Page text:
Enabling USB 3.0 in already existing Virtualbox VMs

Just a quick note on how to get USB 3.0 in Virtualbox for VMs that were created with USB 1.1 support only.

First, download VirtualBox Extension Pack from here.
Install it.
Then quit Virtualbox completely.
Go to your directory that contains your virtual machine and edit .vbox file.
Replace the whole <USBController> section with the following:

          <Controller name="xHCI" type="XHCI"/>

That’s it, let me know if it works for you !

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When life gives you temp space – make lemonade !

Some VPS providers, e.g. Azure (I know..) provide you with 2 disks for your VPSes. One, of very limited size, system disk, and the other one, spacy but with not guarantees that the data survives reboot. Basically it means that you can have a small VPS, with a small amount of RAM but large temp disk space. Why this could be useful ? Imagine tasks with lots of mem requirements but that not need to be extra fast, where swapping is allowed. Like complex nightly builds. Here is a set of super simple scripts I’ve come up with to quickly boot up a system, and then in the background add a new swap file on the temp drive there. The temp drive is assumed to be under /mnt.

root@someazurehost:~# cat /etc/rc.local
#!/bin/sh -e
set -v

# do not wait for swap to become online,
# proceed with the boot further, 
# with swap being created in the background
/etc/make_and_enable_swap &

exit 0
root@someazurehost:~# cat /etc/make_and_enable_swap
set -e
set -v
# create new 2GB swap file
dd if=/dev/zero of=/mnt/swap bs=1M count=2048
chmod 0600 /mnt/swap
mkswap /mnt/swap
swapon /mnt/swap

Don’t forget to make /etc/make_and_enable_swap executable !
Do not add this swap file to fstab, as it is being read before rc.local, and this may certainly result in a boot failure, as the swap file would not be ready yet.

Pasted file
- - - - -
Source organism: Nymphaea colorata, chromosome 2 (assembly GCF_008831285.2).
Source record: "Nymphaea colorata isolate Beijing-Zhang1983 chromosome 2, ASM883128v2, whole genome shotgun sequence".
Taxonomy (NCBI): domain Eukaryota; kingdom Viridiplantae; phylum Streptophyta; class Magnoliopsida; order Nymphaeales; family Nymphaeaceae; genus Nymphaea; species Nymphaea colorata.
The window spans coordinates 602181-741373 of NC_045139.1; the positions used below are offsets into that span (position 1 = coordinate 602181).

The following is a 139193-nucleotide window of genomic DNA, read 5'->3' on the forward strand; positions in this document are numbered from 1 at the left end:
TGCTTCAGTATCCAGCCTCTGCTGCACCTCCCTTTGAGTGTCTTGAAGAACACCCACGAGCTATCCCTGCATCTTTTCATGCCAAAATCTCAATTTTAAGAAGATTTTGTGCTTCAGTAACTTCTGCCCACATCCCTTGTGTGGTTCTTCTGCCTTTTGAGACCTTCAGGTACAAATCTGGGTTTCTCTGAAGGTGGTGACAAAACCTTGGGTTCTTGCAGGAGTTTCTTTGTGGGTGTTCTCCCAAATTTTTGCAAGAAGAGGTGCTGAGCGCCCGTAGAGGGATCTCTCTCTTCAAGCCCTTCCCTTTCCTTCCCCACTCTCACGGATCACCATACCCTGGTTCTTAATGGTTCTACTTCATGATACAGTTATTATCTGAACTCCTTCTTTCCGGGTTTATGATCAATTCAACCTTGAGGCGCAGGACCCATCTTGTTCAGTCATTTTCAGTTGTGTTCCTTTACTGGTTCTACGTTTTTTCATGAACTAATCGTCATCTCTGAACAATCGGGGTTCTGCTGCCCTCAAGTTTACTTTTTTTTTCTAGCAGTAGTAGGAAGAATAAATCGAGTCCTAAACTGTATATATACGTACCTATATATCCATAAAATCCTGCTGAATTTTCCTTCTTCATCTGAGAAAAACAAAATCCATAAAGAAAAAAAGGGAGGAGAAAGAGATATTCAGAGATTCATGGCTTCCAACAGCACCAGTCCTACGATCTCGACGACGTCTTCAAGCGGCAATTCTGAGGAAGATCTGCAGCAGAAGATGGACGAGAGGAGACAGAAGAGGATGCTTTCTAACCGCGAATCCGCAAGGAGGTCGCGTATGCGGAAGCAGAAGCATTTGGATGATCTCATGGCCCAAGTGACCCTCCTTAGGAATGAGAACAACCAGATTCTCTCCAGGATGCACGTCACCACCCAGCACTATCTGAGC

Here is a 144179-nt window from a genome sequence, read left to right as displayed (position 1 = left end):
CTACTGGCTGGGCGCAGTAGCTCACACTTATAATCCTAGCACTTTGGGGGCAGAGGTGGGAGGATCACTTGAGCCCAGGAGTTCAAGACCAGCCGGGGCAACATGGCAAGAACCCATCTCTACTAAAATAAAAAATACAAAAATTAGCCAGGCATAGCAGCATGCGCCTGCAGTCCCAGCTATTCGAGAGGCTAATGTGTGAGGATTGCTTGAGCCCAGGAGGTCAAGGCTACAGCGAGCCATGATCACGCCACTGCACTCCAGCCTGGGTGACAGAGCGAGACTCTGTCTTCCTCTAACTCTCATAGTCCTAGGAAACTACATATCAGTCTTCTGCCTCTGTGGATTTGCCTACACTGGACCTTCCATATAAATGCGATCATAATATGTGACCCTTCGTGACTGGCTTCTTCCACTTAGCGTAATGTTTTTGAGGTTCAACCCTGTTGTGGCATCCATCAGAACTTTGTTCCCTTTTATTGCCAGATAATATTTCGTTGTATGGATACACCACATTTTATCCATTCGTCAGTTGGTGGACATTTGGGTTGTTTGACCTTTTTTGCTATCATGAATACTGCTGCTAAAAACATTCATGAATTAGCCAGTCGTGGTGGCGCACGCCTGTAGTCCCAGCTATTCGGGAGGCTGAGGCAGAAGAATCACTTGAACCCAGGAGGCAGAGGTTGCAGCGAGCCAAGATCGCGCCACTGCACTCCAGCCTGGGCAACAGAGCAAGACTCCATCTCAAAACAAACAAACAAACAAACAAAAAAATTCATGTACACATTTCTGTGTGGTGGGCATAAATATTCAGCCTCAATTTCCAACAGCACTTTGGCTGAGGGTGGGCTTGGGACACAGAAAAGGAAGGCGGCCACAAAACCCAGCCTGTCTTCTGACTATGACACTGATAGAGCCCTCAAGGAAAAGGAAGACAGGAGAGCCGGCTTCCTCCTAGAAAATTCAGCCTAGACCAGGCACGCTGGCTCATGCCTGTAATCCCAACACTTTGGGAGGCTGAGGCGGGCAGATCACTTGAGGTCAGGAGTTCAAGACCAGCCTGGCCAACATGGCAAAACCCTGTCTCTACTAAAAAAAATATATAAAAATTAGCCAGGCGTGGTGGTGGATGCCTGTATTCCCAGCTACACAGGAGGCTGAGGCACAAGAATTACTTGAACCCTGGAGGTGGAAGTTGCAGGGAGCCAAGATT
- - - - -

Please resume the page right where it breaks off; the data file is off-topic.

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Containerized zombie spawner

Recently I was playing with a fully Dockerized setup of Jenkins at work and found a curious issue there. Whenever Jenkins was polling the git server the side effect was that it created a zombie ssh process. The issue is actually remediated by the Jenkins team now by explicitly using a tiny init system called … tini, started as the main container’s process instead of just starting Jenkins there. This tiny tini thing can properly adopt and reap the children. I was all like – wow, what a great blog entry is coming at me. I was planning to describe how zombies come to existence on Linux and why Docker should, in my opinion, provide an adopter-reaper by default and other very interesting things ! But then I found a really excellent article by the Phusion team here explaining all that and more. It is very good. You should read it. That is it. The end. Happy reaping !

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My CNC machining workflow

Hello !

Today we’ll talk about driving CNC machines, toolpaths and Debian, so stay tuned !

I have a separate old PC for driving the CNC machine via parallel port. This is, as they say, the Only Proper Way and It Was Always Like That. I’m thinking about changing this to usb+grbl in the future then 😉 Up till now, my workflow went as follows;

Do the research and drawing/parts modeling in FreeCad, on my main workstation
Export to e.g. DXF
Import in HeeksCad
Design machining operations, export gcode
Copy gcode to a network drive
Switch the monitor and keyboard to the one of the old PC
Open gcode in LinuxCNC and go

What happens if it’s not perfect at first try though ?! Most commonly the issue  is with the toolpath, like I want to change feeds or speeds or depth of cut, rarely it is with the part itself, fortunately. It may have something to do with the fact that I’m mostly working with other people’s parts for now 😉 Anyway, to do any correction I need to switch back to the main workstation, correct in Heeks, re-export to the network drive and switch back, reimport. Not very annoying but not very convenient either.